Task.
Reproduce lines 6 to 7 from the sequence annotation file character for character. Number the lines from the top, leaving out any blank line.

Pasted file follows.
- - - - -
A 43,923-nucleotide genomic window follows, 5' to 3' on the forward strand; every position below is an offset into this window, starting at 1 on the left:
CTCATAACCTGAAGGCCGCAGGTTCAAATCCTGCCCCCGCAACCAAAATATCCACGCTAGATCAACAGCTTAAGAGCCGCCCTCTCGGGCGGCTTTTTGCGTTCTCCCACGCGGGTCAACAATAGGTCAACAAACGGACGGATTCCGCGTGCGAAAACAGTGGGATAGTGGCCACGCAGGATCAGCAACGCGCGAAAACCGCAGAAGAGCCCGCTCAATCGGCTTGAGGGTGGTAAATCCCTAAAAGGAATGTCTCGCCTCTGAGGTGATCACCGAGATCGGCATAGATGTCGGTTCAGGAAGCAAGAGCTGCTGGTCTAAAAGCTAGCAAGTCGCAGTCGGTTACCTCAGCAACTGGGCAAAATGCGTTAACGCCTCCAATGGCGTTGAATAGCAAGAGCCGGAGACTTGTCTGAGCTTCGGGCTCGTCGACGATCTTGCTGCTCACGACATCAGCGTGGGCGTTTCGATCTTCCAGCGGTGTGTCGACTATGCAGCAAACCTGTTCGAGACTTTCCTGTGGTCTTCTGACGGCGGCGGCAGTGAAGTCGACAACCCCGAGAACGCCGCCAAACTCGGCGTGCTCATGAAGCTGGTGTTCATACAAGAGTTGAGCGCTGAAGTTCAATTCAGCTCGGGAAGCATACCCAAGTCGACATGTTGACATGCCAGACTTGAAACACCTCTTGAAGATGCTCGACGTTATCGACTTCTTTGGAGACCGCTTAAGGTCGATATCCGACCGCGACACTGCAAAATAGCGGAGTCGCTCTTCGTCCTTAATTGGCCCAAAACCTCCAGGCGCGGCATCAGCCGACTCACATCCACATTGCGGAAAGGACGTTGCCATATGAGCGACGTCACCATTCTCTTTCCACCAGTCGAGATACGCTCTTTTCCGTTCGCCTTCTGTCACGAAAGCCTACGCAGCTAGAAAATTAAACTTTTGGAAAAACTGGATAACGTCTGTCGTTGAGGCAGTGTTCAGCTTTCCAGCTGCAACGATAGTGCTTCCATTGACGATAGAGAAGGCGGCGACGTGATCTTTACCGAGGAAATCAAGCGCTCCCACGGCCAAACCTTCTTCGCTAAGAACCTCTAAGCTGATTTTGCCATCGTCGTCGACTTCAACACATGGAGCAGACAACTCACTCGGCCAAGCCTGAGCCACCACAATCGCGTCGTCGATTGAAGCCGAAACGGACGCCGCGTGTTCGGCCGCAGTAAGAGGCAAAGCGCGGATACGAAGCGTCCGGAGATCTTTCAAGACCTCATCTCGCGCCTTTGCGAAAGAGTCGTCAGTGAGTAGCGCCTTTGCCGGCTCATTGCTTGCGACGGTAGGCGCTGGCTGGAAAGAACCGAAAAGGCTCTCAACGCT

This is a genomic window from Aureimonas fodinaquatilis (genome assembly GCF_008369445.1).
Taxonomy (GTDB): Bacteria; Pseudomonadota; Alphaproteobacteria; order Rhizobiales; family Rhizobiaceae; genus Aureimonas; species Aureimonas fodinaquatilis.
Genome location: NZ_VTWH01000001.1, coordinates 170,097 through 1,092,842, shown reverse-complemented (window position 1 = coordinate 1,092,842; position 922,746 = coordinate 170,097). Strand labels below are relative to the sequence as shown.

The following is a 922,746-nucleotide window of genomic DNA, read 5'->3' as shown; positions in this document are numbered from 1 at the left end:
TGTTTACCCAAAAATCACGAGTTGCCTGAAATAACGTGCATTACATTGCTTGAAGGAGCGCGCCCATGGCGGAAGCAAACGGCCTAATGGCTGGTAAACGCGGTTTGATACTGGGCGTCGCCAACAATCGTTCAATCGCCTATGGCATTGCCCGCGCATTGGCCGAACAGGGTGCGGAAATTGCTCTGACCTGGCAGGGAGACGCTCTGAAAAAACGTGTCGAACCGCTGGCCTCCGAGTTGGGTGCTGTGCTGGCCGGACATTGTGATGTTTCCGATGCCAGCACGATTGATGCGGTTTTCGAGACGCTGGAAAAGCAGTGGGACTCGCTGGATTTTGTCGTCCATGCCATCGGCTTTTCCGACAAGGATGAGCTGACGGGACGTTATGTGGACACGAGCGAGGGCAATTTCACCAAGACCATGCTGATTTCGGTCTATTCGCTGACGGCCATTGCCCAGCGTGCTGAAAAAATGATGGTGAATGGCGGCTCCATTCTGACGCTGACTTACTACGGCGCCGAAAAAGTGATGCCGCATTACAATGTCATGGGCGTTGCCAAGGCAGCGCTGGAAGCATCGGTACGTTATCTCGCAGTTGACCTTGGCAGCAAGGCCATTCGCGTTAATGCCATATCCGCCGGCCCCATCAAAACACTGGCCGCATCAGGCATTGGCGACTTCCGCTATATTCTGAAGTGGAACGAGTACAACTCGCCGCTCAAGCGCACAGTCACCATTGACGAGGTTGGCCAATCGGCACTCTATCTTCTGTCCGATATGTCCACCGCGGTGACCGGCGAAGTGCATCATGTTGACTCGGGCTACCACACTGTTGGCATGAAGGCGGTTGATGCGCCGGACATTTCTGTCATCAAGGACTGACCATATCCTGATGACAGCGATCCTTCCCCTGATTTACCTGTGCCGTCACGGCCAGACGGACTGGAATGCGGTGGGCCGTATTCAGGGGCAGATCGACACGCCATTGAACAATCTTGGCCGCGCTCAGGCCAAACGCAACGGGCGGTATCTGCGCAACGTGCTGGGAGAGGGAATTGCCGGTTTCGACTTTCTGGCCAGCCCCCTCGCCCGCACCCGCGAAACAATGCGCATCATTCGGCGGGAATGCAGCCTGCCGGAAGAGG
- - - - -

The following is a 922,746-nucleotide window of genomic DNA, read 5'->3' as shown; positions in this document are numbered from 1 at the left end:
TGTTTACCCAAAAATCACGAGTTGCCTGAAATAACGTGCATTACATTGCTTGAAGGAGCGCGCCCATGGCGGAAGCAAACGGCCTAATGGCTGGTAAACGCGGTTTGATACTGGGCGTCGCCAACAATCGTTCAATCGCCTATGGCATTGCCCGCGCATTGGCCGAACAGGGTGCGGAAATTGCTCTGACCTGGCAGGGAGACGCTCTGAAAAAACGTGTCGAACCGCTGGCCTCCGAGTTGGGTGCTGTGCTGGCCGGACATTGTGATGTTTCCGATGCCAGCACGATTGATGCGGTTTTCGAGACGCTGGAAAAGCAGTGGGACTCGCTGGATTTTGTCGTCCATGCCATCGGCTTTTCCGACAAGGATGAGCTGACGGGACGTTATGTGGACACGAGCGAGGGCAATTTCACCAAGACCATGCTGATTTCGGTCTATTCGCTGACGGCCATTGCCCAGCGTGCTGAAAAAATGATGGTGAATGGCGGCTCCATTCTGACGCTGACTTACTACGGCGCCGAAAAAGTGATGCCGCATTACAATGTCATGGGCGTTGCCAAGGCAGCGCTGGAAGCATCGGTACGTTATCTCGCAGTTGACCTTGGCAGCAAGGCCATTCGCGTTAATGCCATATCCGCCGGCCCCATCAAAACACTGGCCGCATCAGGCATTGGCGACTTCCGCTATATTCTGAAGTGGAACGAGTACAACTCGCCGCTCAAGCGCACAGTCACCATTGACGAGGTTGGCCAATCGGCACTCTATCTTCTGTCCGATATGTCCACCGCGGTGACCGGCGAAGTGCATCATGTTGACTCGGGCTACCACACTGTTGGCATGAAGGCGGTTGATGCGCCGGACATTTCTGTCATCAAGGACTGACCATATCCTGATGACAGCGATCCTTCCCCTGATTTACCTGTGCCGTCACGGCCAGACGGACTGGAATGCGGTGGGCCGTATTCAGGGGCAGATCGACACGCCATTGAACAATCTTGGCCGCGCTCAGGCCAAACGCAACGGGCGGTATCTGCGCAACGTGCTGGGAGAGGGAATTGCCGGTTTCGACTTTCTGGCCAGCCCCCTCGCCCGCACCCGCGAAACAATGCGCATCATTCGGCGGGAATGCAGCCTGCCGGAAGAGG